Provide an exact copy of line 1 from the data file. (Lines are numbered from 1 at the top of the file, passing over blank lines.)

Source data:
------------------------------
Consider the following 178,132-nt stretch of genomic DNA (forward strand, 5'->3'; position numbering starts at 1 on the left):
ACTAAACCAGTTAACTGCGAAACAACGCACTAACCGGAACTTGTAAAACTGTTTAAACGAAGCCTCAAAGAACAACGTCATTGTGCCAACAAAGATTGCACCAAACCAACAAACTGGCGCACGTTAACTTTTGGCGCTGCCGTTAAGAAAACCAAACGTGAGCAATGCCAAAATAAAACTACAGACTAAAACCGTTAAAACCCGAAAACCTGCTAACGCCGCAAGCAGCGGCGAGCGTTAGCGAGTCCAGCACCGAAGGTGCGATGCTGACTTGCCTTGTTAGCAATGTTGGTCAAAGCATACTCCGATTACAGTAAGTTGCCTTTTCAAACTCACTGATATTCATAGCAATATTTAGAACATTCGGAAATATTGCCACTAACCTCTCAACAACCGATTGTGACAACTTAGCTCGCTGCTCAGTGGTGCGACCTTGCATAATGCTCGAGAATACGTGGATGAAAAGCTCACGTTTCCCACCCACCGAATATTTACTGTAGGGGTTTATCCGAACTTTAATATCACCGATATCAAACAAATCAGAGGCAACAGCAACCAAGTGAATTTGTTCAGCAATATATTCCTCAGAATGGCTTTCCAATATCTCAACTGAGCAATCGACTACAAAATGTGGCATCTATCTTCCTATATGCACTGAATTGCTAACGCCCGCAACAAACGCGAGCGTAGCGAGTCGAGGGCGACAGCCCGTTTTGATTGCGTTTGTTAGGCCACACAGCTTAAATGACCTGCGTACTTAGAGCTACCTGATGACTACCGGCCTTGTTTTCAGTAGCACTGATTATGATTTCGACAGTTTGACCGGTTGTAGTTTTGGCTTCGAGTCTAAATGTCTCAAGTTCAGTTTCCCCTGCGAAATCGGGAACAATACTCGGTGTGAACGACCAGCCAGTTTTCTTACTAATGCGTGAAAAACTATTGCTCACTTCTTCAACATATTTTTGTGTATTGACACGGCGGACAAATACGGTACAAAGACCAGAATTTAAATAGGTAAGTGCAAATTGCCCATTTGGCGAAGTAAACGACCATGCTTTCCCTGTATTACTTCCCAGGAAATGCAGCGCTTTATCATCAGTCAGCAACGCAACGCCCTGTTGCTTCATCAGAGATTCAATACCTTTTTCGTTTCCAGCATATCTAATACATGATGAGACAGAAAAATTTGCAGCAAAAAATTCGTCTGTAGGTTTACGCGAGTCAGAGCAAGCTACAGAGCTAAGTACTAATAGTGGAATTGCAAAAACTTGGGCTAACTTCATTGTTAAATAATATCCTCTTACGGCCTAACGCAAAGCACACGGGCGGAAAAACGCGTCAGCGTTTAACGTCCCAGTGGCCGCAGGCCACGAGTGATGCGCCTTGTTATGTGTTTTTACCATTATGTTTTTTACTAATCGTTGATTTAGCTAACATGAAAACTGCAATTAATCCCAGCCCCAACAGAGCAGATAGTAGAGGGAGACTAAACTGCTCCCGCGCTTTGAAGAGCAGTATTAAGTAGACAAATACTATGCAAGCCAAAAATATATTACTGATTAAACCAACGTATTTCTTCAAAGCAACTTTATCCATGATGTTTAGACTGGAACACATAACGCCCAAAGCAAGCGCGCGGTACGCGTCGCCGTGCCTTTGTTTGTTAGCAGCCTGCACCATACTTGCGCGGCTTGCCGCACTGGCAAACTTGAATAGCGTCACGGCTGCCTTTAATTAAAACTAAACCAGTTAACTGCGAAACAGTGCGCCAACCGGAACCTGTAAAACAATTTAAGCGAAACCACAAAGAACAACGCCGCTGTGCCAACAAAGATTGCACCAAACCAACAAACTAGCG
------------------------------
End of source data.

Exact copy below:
Consider the following 178,132-nt stretch of genomic DNA (forward strand, 5'->3'; position numbering starts at 1 on the left):